Tesla, the electric car company founded by celebrity entrepreneur Elon Musk, is not only trying to innovate the way cars are powered but also the way cars are sold. In the latter, Tesla is running into some political head winds thanks to the auto dealers lobby.
Tesla would like to sell its line of electric cars, including the luxury sedan Model S, directly to customers in its own stores. The problem is that most states have laws forbidding this practice, having established a system of car dealer franchises. According to a paper on the economic effects of franchised car dealers, the system grew up at the beginning of the automobile age for two reasons. First it allowed car companies to concentrate on manufacturing while collecting franchise fees. Second since franchised dealers were given exclusive rights to sell a manufacturer’s cars in a particular geographic location they had a local monopoly that protected their investment in infrastructure and inventory.
Since the advent of the Internet, consumers are able to access information about cars directly from home and not have to rely on dealers. After looking up car information on the web, consumers could go to a store to check out the models before deciding to buy. According to the Washington Post, studies suggest that direct sales of cars would save consumers $2,225 per car.Modern supply chain methods would be able to cost the costs in inventories at company owned stores,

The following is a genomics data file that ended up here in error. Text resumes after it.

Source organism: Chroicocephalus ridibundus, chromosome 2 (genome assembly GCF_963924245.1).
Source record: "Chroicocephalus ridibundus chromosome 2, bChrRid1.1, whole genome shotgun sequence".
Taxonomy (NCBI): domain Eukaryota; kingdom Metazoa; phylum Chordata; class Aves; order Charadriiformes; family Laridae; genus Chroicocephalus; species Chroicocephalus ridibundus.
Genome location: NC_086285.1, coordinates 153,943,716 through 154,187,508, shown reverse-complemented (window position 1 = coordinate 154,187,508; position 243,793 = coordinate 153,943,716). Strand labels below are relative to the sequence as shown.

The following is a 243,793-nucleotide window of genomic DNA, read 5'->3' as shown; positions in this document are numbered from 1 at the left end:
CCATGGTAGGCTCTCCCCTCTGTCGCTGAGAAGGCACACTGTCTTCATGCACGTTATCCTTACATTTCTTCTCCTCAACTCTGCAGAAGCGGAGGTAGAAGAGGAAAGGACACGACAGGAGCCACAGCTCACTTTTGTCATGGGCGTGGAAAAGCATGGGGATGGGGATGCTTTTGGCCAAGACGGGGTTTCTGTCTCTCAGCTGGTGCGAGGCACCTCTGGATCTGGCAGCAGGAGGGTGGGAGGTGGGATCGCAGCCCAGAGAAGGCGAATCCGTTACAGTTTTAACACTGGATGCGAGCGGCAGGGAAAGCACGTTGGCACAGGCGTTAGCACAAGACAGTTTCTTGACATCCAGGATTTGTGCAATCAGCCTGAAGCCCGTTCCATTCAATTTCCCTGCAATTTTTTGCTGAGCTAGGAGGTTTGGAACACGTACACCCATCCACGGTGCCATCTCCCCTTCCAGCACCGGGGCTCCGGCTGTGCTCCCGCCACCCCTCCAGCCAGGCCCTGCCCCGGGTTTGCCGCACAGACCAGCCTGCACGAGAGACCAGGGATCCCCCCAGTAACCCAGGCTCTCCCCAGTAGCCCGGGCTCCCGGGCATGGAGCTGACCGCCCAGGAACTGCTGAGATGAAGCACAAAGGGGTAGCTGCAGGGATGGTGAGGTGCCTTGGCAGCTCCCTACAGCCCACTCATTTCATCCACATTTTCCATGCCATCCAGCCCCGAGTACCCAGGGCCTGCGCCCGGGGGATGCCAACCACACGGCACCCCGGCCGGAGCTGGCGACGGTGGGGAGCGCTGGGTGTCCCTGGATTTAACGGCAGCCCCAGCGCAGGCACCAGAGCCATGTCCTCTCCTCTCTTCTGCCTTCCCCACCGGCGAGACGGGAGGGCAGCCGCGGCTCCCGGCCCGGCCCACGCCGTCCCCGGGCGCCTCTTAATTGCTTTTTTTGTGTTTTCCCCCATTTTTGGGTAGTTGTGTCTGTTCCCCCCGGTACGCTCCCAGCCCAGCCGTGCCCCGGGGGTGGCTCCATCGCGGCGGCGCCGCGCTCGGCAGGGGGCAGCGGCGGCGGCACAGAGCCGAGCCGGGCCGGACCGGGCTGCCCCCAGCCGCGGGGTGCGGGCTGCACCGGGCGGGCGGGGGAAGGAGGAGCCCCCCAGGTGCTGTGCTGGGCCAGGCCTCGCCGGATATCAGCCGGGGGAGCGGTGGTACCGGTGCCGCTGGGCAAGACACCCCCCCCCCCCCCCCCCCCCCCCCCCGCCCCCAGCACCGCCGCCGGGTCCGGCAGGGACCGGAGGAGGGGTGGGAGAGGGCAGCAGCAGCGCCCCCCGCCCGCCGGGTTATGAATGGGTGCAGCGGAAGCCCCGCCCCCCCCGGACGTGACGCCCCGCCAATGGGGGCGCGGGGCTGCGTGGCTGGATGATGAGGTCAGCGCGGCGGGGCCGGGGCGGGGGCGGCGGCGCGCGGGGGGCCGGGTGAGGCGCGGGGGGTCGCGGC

Thus far Tesla has managed to open company owned stores in Minnesota, Massachusetts and Washington, It has, however, struck out in other states such as New Jersey and even free market oriented Texas. But the fight is not over.
Tesla is able to sell its line of electric cars at the two company owned stores it has in New Jersey until April 15, 2014, according to CNN. Two bills are pending in the New Jersey state legislature that would exempt zero emission cars like Tesla’s from the state’s auto franchising law.
The auto dealers lobby managed to block a measure in the Texas state legislature that would have allowed Tesla to sell cars directly in the Lone Star State. However, according to the Austin Business Journal, outgoing Texas Governor Rick Perry suggested that it is time to revisit that question. Part of the reason is that Perry would like to attract a Tesla battery manufacturing plant that would employ 6,500 people to Texas. However, thus far, Perry is disinclined to call the legislature into a special session to consider repealing or amending the state auto franchise law.